Remember Gateway computers? I was approved for a Gateway credit card with a 29% interest rate and bought a bad ass 2k computer to edit on. It took me like 7 years to pay that credit card off.

Next we made an EPK (short documentary) for Big Blue Monkey that by all rights got us our record deal. We snuck onto GoldFinger’s tour bus and left the video, John Feldman watched it, and the rest as they say, is history.

IN 2004, we bought Macs, a bad ass professional grade Sony camera, and filmed, directed, and edited the SOTY documentary called “Bassassins”, which went gold, selling in excess of 50,000 units. We spent the entire fucking summer of Warped Tour 04’ in the back of the tour bus editing. All day, All night.

We directed a mega-budget music video for a song called “SideWalks”  (Yeah, the label gave us dumb asses a quarter of a million dollars to make a 3 minute video.) After that, we filmed, edited, and directed another SOTY documentary called “Our Time is Now”. We then filmed & edited a bunch of webisodes for the “Black Swan” record.

All the while, using cameras for all of those years, I never forgot photography. I bought a subscription to iStock photos and would constantly buy rad photos and make art with them. I would print them on giant canvases and hang them all over my house, use them for websites I built, that sort of stuff. Our first SOTY sampler was something I designed with photos I liked and bought from iStock.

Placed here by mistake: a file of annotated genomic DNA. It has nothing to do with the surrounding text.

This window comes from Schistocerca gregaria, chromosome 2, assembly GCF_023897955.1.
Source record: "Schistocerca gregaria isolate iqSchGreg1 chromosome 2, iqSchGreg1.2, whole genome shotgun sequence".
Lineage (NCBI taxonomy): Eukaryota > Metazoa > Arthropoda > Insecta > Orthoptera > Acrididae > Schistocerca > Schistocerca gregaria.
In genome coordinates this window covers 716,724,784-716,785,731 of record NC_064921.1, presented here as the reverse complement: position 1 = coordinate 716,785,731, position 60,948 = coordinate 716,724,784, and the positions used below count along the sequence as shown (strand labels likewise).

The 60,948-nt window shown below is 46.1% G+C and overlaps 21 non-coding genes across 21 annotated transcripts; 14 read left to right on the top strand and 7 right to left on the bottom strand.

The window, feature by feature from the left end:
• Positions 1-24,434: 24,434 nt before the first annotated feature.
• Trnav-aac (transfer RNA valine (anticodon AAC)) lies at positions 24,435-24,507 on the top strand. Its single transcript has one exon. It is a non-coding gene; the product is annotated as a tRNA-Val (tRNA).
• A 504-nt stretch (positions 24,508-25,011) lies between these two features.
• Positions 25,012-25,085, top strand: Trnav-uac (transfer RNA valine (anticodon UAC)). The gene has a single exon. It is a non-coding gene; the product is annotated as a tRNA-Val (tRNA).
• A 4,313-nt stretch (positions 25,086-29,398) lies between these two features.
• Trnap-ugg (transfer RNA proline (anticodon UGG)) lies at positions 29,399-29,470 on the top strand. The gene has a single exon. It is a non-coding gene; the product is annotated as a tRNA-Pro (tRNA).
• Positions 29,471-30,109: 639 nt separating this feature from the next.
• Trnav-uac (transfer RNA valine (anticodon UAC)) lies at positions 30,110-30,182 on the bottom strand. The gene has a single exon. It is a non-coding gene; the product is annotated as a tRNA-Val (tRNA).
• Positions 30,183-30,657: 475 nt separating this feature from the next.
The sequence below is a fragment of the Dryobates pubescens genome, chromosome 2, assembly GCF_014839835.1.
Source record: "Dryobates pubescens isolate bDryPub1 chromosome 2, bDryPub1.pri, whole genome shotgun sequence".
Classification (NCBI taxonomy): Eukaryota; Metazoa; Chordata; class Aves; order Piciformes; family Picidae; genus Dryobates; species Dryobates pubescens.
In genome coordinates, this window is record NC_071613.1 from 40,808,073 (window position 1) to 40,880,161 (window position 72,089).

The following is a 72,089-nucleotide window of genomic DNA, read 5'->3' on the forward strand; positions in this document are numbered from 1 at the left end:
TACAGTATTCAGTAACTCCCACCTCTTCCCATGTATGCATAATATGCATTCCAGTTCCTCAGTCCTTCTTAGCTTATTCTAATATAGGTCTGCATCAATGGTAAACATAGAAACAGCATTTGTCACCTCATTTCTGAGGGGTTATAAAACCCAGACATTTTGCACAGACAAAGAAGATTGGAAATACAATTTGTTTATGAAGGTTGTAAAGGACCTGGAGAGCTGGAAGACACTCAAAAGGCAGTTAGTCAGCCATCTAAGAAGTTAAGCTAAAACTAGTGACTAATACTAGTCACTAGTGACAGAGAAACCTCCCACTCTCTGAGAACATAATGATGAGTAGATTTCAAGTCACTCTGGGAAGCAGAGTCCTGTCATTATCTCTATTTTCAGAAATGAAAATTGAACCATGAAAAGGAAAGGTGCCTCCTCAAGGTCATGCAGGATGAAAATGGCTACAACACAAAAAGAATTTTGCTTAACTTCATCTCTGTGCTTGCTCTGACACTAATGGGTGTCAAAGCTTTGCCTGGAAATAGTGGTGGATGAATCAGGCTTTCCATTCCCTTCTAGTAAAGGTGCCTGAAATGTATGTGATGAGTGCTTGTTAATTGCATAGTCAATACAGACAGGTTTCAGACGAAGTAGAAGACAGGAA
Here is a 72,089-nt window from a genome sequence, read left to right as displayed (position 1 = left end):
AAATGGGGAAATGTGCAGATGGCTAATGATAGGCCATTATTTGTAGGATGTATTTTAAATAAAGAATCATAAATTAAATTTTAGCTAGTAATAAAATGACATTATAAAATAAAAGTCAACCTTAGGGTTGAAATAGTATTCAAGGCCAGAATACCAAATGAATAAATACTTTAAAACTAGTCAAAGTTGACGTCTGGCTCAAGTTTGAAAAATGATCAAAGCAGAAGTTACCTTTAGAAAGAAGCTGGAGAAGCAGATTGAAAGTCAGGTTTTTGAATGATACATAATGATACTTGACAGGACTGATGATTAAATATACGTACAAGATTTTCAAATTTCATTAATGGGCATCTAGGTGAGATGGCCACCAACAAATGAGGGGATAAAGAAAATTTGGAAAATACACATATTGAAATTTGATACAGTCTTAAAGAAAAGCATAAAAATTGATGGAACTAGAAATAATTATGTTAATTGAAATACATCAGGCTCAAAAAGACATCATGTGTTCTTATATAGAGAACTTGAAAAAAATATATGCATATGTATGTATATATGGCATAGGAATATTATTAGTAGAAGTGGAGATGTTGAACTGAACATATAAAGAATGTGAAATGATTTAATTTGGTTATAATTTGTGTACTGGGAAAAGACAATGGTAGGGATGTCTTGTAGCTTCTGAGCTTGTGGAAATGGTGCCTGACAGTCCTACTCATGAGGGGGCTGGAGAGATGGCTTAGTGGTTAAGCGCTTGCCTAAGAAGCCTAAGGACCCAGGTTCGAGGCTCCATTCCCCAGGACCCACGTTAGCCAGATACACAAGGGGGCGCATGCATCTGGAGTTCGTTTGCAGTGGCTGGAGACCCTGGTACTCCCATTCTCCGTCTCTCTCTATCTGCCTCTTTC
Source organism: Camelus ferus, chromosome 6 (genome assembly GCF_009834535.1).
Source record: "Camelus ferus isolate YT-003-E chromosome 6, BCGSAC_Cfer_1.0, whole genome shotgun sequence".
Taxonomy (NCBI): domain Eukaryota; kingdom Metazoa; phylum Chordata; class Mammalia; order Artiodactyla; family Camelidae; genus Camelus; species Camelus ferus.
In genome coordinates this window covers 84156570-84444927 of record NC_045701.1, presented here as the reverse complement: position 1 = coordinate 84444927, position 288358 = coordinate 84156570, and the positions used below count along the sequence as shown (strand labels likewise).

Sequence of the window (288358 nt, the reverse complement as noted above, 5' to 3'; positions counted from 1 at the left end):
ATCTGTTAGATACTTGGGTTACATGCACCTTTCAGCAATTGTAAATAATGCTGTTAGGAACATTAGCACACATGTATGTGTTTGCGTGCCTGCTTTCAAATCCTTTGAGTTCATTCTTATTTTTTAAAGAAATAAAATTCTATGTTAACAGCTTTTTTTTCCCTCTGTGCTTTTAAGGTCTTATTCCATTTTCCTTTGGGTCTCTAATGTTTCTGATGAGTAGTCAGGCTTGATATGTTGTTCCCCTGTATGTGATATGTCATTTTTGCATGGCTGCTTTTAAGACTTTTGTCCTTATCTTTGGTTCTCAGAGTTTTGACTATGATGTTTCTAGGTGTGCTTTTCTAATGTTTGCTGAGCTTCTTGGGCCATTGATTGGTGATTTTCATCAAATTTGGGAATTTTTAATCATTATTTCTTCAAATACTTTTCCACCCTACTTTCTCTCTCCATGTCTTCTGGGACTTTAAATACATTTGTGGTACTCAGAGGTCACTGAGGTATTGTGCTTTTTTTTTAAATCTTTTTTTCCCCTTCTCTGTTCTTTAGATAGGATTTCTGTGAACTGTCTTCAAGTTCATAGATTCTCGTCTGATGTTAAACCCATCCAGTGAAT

I went through some point & shoots, and finally got a Canon t3i and just started taking photos every day. It got to the point were I couldn’t have a conversation with someone without analyzing the light on their face. I started having dreams in photoshop, because I would sit for hours at a time manipulating photos in photoshop. I loved it.

But I remember when I truly fell in love with photography. Not just admiring compelling photos, but actually making them. I realized that, holy shit, I love this as much as I love my guitar. I was very aware that I wasn’t great, that I had much to learn, (still do) but i knew I was hooked.

It was 2013, and at this point I had been using cameras for roughly 14 years, but in recent years focusing most of that camera time to photography. But this is when it clicked. We went to Japan, and I spent the entire week shooting. If I wasn’t on stage or at the bar after the show, my camera was in my hands. I would wake up at 6 am, slam coffee, and head out of the hotel and go on these crazy long walks around each city taking photos. I probably walked 20 miles a day, no joke.